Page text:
The attraction of a Greek passport is seen as one of the main factors behind the recent rise in demand for the acquisition of properties in this country in exchange for a golden visa, i.e. a five-year residence permit that eventually leads to obtaining a Greek passport.
According to the latest list of the world’s strongest passports by Henley Global, Greece ranks seventh along with Malta and Australia, as its passport gives holders free access (without the need for a visa) to 183 countries. Japan tops the list, offering access to 190 countries.
Out of the countries with programs to attract foreign investors by offering residence permits (in some cases, like Malta and Cyprus, they also offer citizenship), Greece is only bettered by Spain and Portugal in terms of access to other countries.
However, the minimum size of the investment required for a golden visa there comes to 500,000 euros, against Greece’s threshold of 250,000 euros.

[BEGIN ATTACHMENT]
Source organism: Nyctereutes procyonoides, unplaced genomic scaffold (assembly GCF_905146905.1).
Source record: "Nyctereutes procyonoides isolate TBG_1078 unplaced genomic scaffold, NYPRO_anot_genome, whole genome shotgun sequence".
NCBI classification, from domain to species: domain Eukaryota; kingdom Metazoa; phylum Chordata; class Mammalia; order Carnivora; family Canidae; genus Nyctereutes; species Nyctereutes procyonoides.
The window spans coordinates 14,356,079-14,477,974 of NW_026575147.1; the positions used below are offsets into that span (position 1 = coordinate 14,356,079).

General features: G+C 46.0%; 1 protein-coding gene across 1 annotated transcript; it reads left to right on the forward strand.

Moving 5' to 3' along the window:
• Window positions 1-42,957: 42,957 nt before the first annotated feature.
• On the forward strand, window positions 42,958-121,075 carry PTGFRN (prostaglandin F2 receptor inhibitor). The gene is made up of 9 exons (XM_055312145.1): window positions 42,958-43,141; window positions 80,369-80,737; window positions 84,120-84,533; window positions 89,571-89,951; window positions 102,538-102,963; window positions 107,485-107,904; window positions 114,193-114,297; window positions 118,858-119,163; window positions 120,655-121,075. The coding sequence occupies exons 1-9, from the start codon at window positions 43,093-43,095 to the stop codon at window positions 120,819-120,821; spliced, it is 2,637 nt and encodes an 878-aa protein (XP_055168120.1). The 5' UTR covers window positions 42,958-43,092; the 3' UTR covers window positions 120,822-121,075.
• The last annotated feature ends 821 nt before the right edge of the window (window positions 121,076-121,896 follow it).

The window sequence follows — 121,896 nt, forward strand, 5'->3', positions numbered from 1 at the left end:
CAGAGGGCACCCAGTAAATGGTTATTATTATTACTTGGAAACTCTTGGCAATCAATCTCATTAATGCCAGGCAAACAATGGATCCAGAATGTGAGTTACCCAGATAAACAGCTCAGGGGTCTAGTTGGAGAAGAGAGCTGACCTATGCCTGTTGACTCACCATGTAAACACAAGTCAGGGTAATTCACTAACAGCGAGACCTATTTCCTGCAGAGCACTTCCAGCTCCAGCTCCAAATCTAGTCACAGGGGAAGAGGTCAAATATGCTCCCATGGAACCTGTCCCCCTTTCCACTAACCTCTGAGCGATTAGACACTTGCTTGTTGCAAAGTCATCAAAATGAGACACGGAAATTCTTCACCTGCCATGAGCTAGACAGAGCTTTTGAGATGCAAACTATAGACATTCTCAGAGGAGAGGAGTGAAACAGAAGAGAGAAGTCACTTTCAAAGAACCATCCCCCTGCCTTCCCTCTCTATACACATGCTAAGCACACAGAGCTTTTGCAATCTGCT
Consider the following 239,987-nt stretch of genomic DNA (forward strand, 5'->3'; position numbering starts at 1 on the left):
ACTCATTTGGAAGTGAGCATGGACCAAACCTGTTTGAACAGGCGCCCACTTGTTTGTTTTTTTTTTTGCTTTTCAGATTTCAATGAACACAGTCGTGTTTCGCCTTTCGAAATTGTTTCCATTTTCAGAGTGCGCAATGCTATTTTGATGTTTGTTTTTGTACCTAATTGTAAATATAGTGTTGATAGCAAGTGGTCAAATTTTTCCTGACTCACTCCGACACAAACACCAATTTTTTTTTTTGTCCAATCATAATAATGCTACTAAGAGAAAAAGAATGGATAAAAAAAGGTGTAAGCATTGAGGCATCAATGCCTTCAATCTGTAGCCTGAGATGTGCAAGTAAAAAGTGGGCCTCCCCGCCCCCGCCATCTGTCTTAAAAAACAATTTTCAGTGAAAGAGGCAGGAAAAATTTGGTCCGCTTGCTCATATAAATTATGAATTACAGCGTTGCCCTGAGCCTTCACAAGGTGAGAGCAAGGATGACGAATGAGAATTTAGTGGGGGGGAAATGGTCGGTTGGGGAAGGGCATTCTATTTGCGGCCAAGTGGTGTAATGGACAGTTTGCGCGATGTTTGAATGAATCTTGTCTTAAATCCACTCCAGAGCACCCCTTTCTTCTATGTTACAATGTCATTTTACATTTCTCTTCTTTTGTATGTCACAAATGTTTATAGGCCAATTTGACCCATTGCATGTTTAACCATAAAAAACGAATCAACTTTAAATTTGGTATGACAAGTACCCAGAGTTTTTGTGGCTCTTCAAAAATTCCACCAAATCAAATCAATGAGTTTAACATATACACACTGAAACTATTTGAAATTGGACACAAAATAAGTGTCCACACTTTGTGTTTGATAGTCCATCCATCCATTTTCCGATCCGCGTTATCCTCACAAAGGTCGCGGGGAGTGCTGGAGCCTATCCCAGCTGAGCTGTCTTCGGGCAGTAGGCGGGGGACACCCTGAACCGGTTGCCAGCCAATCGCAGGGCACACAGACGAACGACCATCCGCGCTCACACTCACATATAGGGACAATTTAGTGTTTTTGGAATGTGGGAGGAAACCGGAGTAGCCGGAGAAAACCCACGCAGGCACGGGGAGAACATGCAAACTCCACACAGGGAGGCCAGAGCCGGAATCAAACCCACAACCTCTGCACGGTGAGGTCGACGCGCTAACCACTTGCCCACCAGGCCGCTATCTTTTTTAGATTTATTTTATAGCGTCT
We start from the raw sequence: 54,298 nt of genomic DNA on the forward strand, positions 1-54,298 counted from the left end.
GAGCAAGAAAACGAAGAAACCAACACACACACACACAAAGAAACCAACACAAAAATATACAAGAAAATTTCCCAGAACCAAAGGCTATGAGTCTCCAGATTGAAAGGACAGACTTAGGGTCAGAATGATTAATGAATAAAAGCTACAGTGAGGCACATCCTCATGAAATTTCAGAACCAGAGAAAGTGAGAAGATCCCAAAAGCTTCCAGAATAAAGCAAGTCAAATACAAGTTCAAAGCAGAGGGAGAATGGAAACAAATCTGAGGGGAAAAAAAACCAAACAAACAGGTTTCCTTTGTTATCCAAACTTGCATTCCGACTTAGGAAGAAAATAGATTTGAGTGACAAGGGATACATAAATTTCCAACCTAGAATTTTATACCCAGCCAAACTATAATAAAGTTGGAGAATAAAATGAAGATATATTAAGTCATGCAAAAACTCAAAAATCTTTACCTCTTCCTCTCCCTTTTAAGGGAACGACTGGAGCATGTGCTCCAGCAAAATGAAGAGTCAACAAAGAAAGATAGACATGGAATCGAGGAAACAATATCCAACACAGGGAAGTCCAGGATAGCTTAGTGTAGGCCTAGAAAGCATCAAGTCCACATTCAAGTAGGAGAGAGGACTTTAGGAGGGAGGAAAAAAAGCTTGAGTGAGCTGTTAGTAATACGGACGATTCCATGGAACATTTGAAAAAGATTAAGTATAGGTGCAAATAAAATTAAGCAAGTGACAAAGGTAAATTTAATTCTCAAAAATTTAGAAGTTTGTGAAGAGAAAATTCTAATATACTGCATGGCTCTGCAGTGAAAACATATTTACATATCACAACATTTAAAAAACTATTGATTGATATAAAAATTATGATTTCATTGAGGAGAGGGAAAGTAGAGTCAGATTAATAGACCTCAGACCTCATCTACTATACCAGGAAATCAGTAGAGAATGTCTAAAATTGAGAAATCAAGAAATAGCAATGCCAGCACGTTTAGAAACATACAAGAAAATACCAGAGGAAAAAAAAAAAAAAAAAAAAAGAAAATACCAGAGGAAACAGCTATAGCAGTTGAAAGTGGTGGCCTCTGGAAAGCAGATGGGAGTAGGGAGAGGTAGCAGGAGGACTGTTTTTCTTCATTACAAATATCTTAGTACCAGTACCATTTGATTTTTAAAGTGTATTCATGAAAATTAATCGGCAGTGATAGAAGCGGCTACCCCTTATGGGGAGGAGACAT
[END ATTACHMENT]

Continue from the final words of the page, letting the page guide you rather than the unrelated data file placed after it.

This strengthens the argument of real estate professionals who are calling for Greece’s golden visa to be expanded further so as to offer citizenship along with a residence permit to all investors wishing to obtain a Greek passport, or at least to a certain number of them per year, as is the case in Cyprus.
By end-2017 Cyprus had attracted over 4 billion euros of foreign investments in just three years’ time from its golden visa program. The program, however, contained two options: The concession of a residence permit for investments of at least 300,000 euros, or the issue of a Cypriot passport to investors of at least 2 million euros. It recently set a ceiling of 700 passport issues per year for this program.
In Greece, those calling for a passport to be included in the deal made with property investors add that reactions could be prevented if the expansion of the program came with strict preliminary checks on the provenance of the money being invested and on any criminal history the people involved may have, so as to ensure that the program is not used to launder ill-gotten gains.